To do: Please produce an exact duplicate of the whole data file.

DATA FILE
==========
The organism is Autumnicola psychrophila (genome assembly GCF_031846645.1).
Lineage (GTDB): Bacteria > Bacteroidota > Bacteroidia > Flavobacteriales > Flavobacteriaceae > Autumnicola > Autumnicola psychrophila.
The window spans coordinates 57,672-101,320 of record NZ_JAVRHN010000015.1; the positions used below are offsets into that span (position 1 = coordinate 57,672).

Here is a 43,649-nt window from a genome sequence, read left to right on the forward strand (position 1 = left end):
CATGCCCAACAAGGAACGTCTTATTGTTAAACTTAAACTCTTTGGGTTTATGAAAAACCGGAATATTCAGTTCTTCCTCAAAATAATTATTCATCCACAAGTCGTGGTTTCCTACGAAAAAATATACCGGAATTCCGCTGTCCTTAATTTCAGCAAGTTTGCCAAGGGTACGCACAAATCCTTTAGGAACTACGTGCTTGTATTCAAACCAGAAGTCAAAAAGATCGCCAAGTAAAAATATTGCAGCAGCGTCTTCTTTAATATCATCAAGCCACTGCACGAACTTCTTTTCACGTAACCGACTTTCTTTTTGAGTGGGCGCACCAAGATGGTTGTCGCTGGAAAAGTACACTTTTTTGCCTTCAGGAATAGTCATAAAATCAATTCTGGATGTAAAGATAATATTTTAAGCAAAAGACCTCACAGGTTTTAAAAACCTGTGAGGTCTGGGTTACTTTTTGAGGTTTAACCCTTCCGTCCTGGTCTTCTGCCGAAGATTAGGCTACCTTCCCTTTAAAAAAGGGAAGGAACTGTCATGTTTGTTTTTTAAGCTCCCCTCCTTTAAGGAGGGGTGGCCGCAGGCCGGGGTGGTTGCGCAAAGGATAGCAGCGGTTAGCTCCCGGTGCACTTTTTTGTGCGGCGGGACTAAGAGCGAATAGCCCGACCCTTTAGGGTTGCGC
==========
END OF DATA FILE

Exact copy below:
The organism is Autumnicola psychrophila (genome assembly GCF_031846645.1).
Lineage (GTDB): Bacteria > Bacteroidota > Bacteroidia > Flavobacteriales > Flavobacteriaceae > Autumnicola > Autumnicola psychrophila.
The window spans coordinates 57,672-101,320 of record NZ_JAVRHN010000015.1; the positions used below are offsets into that span (position 1 = coordinate 57,672).

Here is a 43,649-nt window from a genome sequence, read left to right on the forward strand (position 1 = left end):
CATGCCCAACAAGGAACGTCTTATTGTTAAACTTAAACTCTTTGGGTTTATGAAAAACCGGAATATTCAGTTCTTCCTCAAAATAATTATTCATCCACAAGTCGTGGTTTCCTACGAAAAAATATACCGGAATTCCGCTGTCCTTAATTTCAGCAAGTTTGCCAAGGGTACGCACAAATCCTTTAGGAACTACGTGCTTGTATTCAAACCAGAAGTCAAAAAGATCGCCAAGTAAAAATATTGCAGCAGCGTCTTCTTTAATATCATCAAGCCACTGCACGAACTTCTTTTCACGTAACCGACTTTCTTTTTGAGTGGGCGCACCAAGATGGTTGTCGCTGGAAAAGTACACTTTTTTGCCTTCAGGAATAGTCATAAAATCAATTCTGGATGTAAAGATAATATTTTAAGCAAAAGACCTCACAGGTTTTAAAAACCTGTGAGGTCTGGGTTACTTTTTGAGGTTTAACCCTTCCGTCCTGGTCTTCTGCCGAAGATTAGGCTACCTTCCCTTTAAAAAAGGGAAGGAACTGTCATGTTTGTTTTTTAAGCTCCCCTCCTTTAAGGAGGGGTGGCCGCAGGCCGGGGTGGTTGCGCAAAGGATAGCAGCGGTTAGCTCCCGGTGCACTTTTTTGTGCGGCGGGACTAAGAGCGAATAGCCCGACCCTTTAGGGTTGCGC